I run my whole house from an ESXi box I built from scratch. I first made sure the hardware I bought has drivers to run with ESXi, load the
As I have an Intel NIC with 2 ports, one port is connected to my ISP cable modem, and the other one to my Gig switch. One Ubuntu server VM is configured as a router between both networks, and all the basic services are running there. Firewall, Asterisk, DNS, DHCP, OpenVPN, etc.
Other VMs are in separate virtual switches and provide different functionality. I have a massive 1.5 TB VM as a fileserver (NFS/CIFS, etc) where I store all my data files, and yes I also use Lightroom. That server also hosts my movie and music libraries, but the services for those (DLNA, daap, etc) run on separate VMs.
Overall, I have 8-10 VMs working happily in a single 12 GB RAM box with a regular modern quad-core single CPU Intel chip and 2 x 1.5 TB hard drives.
Granted, I work for VMware and I'm trained on these things, but the setup and maintenance of the system is trivial. I spend more time configuring my VMs properly and making sure everything is properly updated and secured, but other than that, it's a set it and forget it type solution.
Mod parent up. There are many newer alternative solutions these days. The game is not only with Apple and Google. I'm still really impressed with the WDTV box. It eats virtually every file format you through at it and it works fantastically well just with the default settings. One big differentiator for me was support for deep color over HDMI 1.3.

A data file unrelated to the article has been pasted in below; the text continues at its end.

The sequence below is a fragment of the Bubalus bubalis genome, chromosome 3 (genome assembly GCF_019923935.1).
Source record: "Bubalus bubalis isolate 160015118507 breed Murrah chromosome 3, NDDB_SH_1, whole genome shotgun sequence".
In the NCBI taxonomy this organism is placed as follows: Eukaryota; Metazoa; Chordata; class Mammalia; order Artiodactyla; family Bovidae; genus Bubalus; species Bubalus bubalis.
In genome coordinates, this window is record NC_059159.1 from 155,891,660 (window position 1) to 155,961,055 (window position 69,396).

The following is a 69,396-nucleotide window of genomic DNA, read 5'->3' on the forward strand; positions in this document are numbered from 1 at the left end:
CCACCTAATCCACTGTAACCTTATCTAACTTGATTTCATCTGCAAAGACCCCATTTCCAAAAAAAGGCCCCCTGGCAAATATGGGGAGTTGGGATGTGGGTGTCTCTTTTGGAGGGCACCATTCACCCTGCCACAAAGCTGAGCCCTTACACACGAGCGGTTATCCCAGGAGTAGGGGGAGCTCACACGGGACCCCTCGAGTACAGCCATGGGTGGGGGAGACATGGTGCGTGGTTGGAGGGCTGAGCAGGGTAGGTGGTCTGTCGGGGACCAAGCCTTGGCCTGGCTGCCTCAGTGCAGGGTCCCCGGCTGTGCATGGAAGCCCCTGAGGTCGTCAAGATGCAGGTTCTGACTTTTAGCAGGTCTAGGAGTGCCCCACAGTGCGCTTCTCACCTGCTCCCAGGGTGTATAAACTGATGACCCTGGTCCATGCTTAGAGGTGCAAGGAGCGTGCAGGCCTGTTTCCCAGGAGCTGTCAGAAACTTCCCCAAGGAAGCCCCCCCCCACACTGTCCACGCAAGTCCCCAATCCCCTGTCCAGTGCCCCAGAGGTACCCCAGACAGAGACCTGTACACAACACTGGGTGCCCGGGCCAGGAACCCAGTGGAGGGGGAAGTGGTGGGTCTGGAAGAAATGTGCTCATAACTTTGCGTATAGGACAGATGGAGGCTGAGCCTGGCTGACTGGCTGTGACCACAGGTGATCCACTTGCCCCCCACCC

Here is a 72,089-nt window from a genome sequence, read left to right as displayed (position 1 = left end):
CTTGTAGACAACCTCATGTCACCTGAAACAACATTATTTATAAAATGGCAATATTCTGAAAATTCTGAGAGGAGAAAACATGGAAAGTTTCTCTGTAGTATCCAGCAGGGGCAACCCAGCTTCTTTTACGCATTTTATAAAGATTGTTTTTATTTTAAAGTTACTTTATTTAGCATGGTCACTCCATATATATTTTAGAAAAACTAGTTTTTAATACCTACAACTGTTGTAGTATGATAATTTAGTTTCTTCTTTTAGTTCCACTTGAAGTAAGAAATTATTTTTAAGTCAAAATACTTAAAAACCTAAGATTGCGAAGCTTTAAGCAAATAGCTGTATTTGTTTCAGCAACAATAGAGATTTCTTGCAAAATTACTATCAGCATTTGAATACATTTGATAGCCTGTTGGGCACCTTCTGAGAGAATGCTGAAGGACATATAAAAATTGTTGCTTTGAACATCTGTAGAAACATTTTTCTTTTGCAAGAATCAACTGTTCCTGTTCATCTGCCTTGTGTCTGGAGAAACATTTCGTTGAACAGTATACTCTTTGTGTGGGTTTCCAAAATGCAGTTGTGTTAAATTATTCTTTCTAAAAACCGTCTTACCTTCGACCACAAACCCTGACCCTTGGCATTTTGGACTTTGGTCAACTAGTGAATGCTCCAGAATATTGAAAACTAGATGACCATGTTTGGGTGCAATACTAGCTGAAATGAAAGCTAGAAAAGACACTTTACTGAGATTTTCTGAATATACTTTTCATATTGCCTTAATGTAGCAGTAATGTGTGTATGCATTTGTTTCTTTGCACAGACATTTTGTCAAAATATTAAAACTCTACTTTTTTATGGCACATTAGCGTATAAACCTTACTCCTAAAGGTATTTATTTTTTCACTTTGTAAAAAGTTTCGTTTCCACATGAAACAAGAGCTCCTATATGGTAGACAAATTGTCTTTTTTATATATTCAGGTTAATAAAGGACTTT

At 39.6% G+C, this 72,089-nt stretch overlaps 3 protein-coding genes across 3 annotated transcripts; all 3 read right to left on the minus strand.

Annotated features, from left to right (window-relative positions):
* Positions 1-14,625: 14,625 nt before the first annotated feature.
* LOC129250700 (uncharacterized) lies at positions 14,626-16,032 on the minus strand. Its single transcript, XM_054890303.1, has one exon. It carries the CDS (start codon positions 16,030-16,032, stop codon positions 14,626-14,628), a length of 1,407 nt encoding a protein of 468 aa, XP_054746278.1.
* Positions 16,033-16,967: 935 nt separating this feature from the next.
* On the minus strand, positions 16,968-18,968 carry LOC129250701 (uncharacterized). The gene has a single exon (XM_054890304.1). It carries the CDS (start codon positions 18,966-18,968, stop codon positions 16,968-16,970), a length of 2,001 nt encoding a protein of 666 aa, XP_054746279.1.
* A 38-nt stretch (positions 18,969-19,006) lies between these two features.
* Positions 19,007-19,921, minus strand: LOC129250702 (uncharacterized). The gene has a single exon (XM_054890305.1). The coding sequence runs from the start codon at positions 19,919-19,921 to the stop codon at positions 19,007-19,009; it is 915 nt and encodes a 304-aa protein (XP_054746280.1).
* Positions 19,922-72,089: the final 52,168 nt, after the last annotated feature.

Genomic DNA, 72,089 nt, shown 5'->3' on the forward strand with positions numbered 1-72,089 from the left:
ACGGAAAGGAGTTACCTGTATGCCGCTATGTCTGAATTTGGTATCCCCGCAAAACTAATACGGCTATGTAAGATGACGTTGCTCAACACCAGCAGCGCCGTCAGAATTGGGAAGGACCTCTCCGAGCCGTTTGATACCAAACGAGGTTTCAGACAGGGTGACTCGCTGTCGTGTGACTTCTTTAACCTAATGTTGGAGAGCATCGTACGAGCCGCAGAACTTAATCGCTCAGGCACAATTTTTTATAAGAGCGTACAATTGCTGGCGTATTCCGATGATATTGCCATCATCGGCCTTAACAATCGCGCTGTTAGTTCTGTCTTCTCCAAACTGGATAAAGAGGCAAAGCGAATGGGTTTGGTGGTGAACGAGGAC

This leaves me no option but running my browsing session in an undoable-mode VM, where after a reboot, all comes back to the previous state. Will this be the only way to maintain my privacy going forward?
As a Chilean living in the US for 12 years now, and contrary to some of my countrymen comments in this particular thread, I believe your analysis is fairly accurate. IMHO, the recent shift to the center-right in Chilean politics, it has to do more with specific local issues (i.e. crime, perceived inefficacy of the previous administration, etc) than overall philosophy.
People tend to be more pragmatic in general than what I used to see back in the 80s where everybody was more polarized pro or against Pinochet. Chile has come a long way since then, and the 'P' word is no longer scary. May of us who were in opposite sides of the debate back then can now talk pretty much openly about it now.
I was CTO of a successful ISP back in the mid 90s in Chile, and back then we were already pushing for Net Neutrality. The biggest issues were that most of the content was foreign origin and the international satellite and later fiber links were very expensive. However, the Chilean Internet itself has grown to unbelievable levels in recent years, and the government itself has embraced it for virtually all sort of interaction with the public, so those are becoming non-issues.
I've done business personally in every single Latin American country, and I truly believe that Chile is Latin America's lab. Ideas get tested there, and if they are successful, they are replicated everywhere. I look forward to see how this law gets implemented (and circumvented) in the coming months, and see how the adjacent countries will use this experience... kudos to my home country for this show of leadership!